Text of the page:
Brands Taking Stands | Companies Push Back as Trade Wars Roil Markets

Jul 11, 2018 1:15 PM ET

Brands Taking Stands Newsletter | July 11, 2018


Companies Push Back as Trade Wars Roil Markets

The global trade wars have begun, despite a rising drumbeat of concern from companies and trade associations.
From General Motors and Harley Davidson, large corporations to mid-sized and small businesses, companies have voiced their opposition. Trade groups have sounded the alarm: “The administration is threatening to undermine the economic progress it worked so hard to achieve,” said Tom Donohue, president of the US Chamber of Commerce, a longtime supporter of Republican economic policies in announcing a campaign to oppose the administration’s tariffs.
Ironically, this rupture between the private and public sectors comes under an administration and Congress controlled by Republicans—historically, the pro-business party. “This isn’t the natural order of history that large business groups oppose a Republican president, said Nancy Koehn, a business historian at Harvard.
“This is a genuine effort to take a wrecking ball to the whole international system of trade agreements,” Rufus Yerxa, a former US trade official who now leads the National Foreign Trade Council told Politico. “I think that’s something that’s causing a serious re-examination by business. You’re seeing industry after industry coming out and saying, ‘We don’t think that’s the way to do this, it will have very bad effects for us." 

What’s worse, it’s a trade policy business did not ask for. “Unlike most trade policy fights where the US government is working to advance the industries—the specific interests of a specific US industry or two—in this case, it’s very difficult sometimes to find a US industry or a US constituency for these trade actions,” said David French, senior vice president at the National Retail Federation, which opposes heavy tariffs on imports from China.

So how does a brand take a stand against unsought-for economic policies proposed by government?

Taking some basic steps could make a difference:

  • make a statement—the media notices and support is attracted
  • seek out allies and partner up — join with sector peers and trade groups to share ideas for campaigns and initiatives
  • start serious “scenario planning” to game-out strategies for future solutions—don’t wait for any downturns
  • review and re-affirm internal policies that align corporate and social values—such as diversity, sustainable supply chains, governance, and employee engagement
  • step up HR and leadership programs to counter the turbulence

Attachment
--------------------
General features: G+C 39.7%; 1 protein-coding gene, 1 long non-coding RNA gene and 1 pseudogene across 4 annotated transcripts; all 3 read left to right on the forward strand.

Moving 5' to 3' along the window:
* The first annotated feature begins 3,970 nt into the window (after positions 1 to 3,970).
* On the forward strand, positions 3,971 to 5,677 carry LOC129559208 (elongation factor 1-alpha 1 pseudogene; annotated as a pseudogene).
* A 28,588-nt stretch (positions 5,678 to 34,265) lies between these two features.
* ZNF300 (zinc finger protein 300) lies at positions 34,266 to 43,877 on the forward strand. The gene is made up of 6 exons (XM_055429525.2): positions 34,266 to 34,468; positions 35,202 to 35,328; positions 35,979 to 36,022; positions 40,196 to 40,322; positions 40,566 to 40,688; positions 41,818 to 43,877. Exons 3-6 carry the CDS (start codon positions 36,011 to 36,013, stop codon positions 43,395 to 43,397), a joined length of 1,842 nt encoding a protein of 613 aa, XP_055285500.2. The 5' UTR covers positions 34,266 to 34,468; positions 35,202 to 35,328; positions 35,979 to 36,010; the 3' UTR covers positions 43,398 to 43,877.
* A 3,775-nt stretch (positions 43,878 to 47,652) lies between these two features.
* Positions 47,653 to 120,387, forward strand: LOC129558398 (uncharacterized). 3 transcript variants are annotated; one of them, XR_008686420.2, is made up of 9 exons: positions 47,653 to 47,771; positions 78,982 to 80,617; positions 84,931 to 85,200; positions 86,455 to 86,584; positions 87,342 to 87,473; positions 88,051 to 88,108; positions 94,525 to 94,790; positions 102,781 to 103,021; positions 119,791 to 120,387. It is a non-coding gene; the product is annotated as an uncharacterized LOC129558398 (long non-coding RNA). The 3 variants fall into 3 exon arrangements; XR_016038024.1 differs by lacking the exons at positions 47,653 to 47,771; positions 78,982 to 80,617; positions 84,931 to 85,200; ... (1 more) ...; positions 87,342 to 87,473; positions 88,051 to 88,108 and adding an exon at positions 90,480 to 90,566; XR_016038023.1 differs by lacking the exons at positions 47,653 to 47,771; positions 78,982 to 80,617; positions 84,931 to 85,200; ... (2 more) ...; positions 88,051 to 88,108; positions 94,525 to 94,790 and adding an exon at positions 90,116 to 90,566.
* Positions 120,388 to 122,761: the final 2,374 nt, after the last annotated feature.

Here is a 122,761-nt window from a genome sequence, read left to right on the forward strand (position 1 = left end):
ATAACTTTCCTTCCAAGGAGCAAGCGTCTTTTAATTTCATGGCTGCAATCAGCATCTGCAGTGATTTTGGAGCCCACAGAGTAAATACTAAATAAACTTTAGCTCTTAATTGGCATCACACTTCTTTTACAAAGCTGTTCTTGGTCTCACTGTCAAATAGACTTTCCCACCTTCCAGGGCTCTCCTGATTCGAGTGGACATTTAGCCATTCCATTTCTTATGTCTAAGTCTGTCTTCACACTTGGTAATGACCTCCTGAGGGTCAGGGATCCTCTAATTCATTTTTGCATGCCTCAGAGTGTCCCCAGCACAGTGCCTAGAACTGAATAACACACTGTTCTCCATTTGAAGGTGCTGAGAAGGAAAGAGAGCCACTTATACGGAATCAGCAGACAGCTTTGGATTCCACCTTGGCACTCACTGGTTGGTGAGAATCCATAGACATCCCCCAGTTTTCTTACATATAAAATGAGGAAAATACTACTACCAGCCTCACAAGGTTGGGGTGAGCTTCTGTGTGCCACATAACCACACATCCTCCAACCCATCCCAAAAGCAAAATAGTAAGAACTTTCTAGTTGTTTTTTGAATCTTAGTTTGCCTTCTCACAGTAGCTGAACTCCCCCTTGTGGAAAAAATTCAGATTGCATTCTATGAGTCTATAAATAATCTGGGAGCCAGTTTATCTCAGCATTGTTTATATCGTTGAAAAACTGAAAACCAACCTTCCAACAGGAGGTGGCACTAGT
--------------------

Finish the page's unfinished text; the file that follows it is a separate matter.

• look for unthought-of opportunities in changing markets
  • lobby Congress—the legislative branch may yet respond to pressure to support businesses hurt by tariffs 

One thing is clear in this muddle: the upheaval of the current world economic order has made it impossible for business to avoid taking positions on these trade issues, especially as they are driven by politics, not economics. Corporations of all sizes and from all sectors now find themselves where the worlds of long-time global trade practices and new nationalist trade strategy collide. Managing the fallout will be key to future success.


Hyatt Hotels and Starbucks Join the “Ban Plastic Straws” Movement

Single-use plastic straws account for only about 4% of plastic trash by number, and only about 2,000 tons of the nearly nine million tons of plastic waste that ends up in the ocean each year. Yet the common items are highly symbolic, being ubiquitous and, in many cases, unnecessary. A growing number of companies are taking action to restrict and/or eliminate their use. Among the latest is Hyatt Hotels, which said it will provide single-use plastic straws and drink picks only on request, and will offer eco-friendly alternatives “where available” throughout its 700 properties. This shift follows Starbucks’ statement that it plans to eliminate plastic straws from all 28,000 global locations by 2020. Last month, Royal Caribbean announced that its 50 cruise ships would not carry plastic straws, starting next year. IKEA has also committed to eliminating single-use plastic. Alaska Airlines will replace plastic straws and drink picks with compostable stir straws and citrus picks on its flights. Insome cities and countries, public policy is driving this change. Seattle—where both Starbucks and Alaska Airlines are base —became the first city in the US to ban plastic straws and utensils. Similar proposals are being proposed in New York and San Francisco, according to CBS News. Vancouver will ban plastic straws, foam cups and containers by next year, as will Scotland. Britain plans to ban plastic straws and cotton swabs, which has prompted McDonald’s to try out paper straws in the UK. The plastic straw issue is one stand where the goals of both the private sector and public policy seem to be in sync.